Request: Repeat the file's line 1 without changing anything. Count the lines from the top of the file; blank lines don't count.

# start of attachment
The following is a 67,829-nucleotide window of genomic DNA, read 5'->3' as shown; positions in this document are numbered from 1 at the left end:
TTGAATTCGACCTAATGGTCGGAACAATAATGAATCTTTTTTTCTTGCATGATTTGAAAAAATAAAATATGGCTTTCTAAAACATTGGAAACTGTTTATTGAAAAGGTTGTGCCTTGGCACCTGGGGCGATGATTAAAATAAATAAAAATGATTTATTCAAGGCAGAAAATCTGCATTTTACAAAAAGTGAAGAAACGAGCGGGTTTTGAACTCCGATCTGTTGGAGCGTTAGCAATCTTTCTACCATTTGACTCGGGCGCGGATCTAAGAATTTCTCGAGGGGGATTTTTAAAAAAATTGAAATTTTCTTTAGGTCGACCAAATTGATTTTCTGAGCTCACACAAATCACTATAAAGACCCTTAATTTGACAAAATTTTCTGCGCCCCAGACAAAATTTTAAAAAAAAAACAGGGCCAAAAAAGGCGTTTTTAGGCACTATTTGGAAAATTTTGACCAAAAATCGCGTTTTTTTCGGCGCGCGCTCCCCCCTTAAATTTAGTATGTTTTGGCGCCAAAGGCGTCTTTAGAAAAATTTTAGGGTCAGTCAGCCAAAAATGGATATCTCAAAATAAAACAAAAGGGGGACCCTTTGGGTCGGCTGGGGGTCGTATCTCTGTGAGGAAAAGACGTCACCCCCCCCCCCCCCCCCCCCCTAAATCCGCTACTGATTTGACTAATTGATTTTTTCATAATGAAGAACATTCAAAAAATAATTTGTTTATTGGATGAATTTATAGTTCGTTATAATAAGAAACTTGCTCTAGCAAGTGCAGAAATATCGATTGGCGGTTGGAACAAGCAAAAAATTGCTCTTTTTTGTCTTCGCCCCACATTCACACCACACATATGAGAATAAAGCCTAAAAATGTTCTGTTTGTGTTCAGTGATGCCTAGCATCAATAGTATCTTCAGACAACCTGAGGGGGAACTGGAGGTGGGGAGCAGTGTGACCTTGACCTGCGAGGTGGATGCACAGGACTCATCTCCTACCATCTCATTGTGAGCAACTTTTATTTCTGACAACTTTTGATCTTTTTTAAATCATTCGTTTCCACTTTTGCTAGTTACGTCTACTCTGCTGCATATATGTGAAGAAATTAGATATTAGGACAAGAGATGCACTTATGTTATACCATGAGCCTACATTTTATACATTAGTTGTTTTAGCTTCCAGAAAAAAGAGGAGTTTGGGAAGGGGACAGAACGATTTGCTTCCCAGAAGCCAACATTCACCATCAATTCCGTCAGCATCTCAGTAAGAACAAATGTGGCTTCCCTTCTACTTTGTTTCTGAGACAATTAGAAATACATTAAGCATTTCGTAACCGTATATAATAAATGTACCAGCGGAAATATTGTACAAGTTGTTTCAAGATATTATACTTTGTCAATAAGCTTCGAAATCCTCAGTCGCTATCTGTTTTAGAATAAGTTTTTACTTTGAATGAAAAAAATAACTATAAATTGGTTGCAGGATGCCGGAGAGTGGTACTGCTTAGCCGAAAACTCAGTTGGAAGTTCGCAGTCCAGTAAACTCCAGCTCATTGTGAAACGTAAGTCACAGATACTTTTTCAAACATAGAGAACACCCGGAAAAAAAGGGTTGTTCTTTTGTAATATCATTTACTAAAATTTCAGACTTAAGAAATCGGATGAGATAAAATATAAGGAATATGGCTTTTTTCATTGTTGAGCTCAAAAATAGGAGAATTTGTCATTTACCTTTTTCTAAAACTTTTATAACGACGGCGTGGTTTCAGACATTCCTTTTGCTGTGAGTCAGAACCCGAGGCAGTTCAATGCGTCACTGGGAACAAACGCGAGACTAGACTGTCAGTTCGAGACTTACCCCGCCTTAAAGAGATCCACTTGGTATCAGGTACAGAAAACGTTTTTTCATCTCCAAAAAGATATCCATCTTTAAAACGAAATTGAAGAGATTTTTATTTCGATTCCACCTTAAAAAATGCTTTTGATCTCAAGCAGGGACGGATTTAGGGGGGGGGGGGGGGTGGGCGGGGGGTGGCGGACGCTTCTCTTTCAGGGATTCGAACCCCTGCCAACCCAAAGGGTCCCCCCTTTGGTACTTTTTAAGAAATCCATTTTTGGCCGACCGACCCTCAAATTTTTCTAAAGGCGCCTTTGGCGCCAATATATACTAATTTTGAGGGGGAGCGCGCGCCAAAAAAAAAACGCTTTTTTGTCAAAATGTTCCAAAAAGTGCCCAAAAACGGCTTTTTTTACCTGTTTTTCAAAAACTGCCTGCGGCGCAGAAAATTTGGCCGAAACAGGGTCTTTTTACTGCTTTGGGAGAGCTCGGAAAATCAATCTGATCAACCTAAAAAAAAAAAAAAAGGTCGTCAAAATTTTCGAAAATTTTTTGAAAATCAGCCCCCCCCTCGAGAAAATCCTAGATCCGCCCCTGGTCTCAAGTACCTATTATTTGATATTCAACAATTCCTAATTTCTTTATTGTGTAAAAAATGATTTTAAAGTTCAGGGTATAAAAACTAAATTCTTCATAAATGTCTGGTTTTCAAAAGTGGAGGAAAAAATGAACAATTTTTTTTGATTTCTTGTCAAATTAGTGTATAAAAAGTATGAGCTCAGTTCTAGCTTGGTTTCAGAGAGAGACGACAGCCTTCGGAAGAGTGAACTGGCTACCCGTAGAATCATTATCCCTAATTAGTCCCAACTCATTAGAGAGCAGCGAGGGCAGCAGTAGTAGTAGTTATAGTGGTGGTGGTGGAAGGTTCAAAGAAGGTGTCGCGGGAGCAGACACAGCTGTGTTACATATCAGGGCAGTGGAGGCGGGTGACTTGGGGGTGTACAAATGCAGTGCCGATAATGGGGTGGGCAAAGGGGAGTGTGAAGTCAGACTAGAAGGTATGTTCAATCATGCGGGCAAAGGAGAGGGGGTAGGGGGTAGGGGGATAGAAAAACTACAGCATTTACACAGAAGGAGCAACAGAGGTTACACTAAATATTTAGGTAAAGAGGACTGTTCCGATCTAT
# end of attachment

The following is a 67,829-nucleotide window of genomic DNA, read 5'->3' as shown; positions in this document are numbered from 1 at the left end: